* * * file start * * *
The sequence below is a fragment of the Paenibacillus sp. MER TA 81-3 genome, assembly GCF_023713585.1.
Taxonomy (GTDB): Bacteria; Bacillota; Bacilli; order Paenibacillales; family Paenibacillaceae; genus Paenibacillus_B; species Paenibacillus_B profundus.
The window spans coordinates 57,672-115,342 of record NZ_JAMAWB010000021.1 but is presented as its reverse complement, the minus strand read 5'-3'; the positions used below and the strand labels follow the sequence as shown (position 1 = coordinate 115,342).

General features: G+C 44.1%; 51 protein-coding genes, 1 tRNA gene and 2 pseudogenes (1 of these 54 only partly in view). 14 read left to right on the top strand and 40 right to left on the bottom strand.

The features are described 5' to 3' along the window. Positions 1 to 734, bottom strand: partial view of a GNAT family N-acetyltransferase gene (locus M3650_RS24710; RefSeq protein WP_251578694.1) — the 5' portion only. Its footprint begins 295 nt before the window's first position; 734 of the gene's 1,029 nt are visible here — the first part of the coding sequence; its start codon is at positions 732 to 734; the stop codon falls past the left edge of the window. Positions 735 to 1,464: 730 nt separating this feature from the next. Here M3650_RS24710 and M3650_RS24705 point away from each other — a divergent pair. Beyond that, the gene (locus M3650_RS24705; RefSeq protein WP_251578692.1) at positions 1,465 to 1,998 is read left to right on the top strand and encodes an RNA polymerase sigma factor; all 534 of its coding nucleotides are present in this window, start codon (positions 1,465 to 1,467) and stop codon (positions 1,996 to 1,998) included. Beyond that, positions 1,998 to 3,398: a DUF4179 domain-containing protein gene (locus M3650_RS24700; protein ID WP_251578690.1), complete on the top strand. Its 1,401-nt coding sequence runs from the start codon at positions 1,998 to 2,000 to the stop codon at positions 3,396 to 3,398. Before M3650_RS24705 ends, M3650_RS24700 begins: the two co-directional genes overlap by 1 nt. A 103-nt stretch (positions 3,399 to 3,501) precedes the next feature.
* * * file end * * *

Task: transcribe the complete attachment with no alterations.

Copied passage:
The sequence below is a fragment of the Paenibacillus sp. MER TA 81-3 genome, assembly GCF_023713585.1.
Taxonomy (GTDB): Bacteria; Bacillota; Bacilli; order Paenibacillales; family Paenibacillaceae; genus Paenibacillus_B; species Paenibacillus_B profundus.
The window spans coordinates 57,672-115,342 of record NZ_JAMAWB010000021.1 but is presented as its reverse complement, the minus strand read 5'-3'; the positions used below and the strand labels follow the sequence as shown (position 1 = coordinate 115,342).

General features: G+C 44.1%; 51 protein-coding genes, 1 tRNA gene and 2 pseudogenes (1 of these 54 only partly in view). 14 read left to right on the top strand and 40 right to left on the bottom strand.

The features are described 5' to 3' along the window. Positions 1 to 734, bottom strand: partial view of a GNAT family N-acetyltransferase gene (locus M3650_RS24710; RefSeq protein WP_251578694.1) — the 5' portion only. Its footprint begins 295 nt before the window's first position; 734 of the gene's 1,029 nt are visible here — the first part of the coding sequence; its start codon is at positions 732 to 734; the stop codon falls past the left edge of the window. Positions 735 to 1,464: 730 nt separating this feature from the next. Here M3650_RS24710 and M3650_RS24705 point away from each other — a divergent pair. Beyond that, the gene (locus M3650_RS24705; RefSeq protein WP_251578692.1) at positions 1,465 to 1,998 is read left to right on the top strand and encodes an RNA polymerase sigma factor; all 534 of its coding nucleotides are present in this window, start codon (positions 1,465 to 1,467) and stop codon (positions 1,996 to 1,998) included. Beyond that, positions 1,998 to 3,398: a DUF4179 domain-containing protein gene (locus M3650_RS24700; protein ID WP_251578690.1), complete on the top strand. Its 1,401-nt coding sequence runs from the start codon at positions 1,998 to 2,000 to the stop codon at positions 3,396 to 3,398. Before M3650_RS24705 ends, M3650_RS24700 begins: the two co-directional genes overlap by 1 nt. A 103-nt stretch (positions 3,399 to 3,501) precedes the next feature.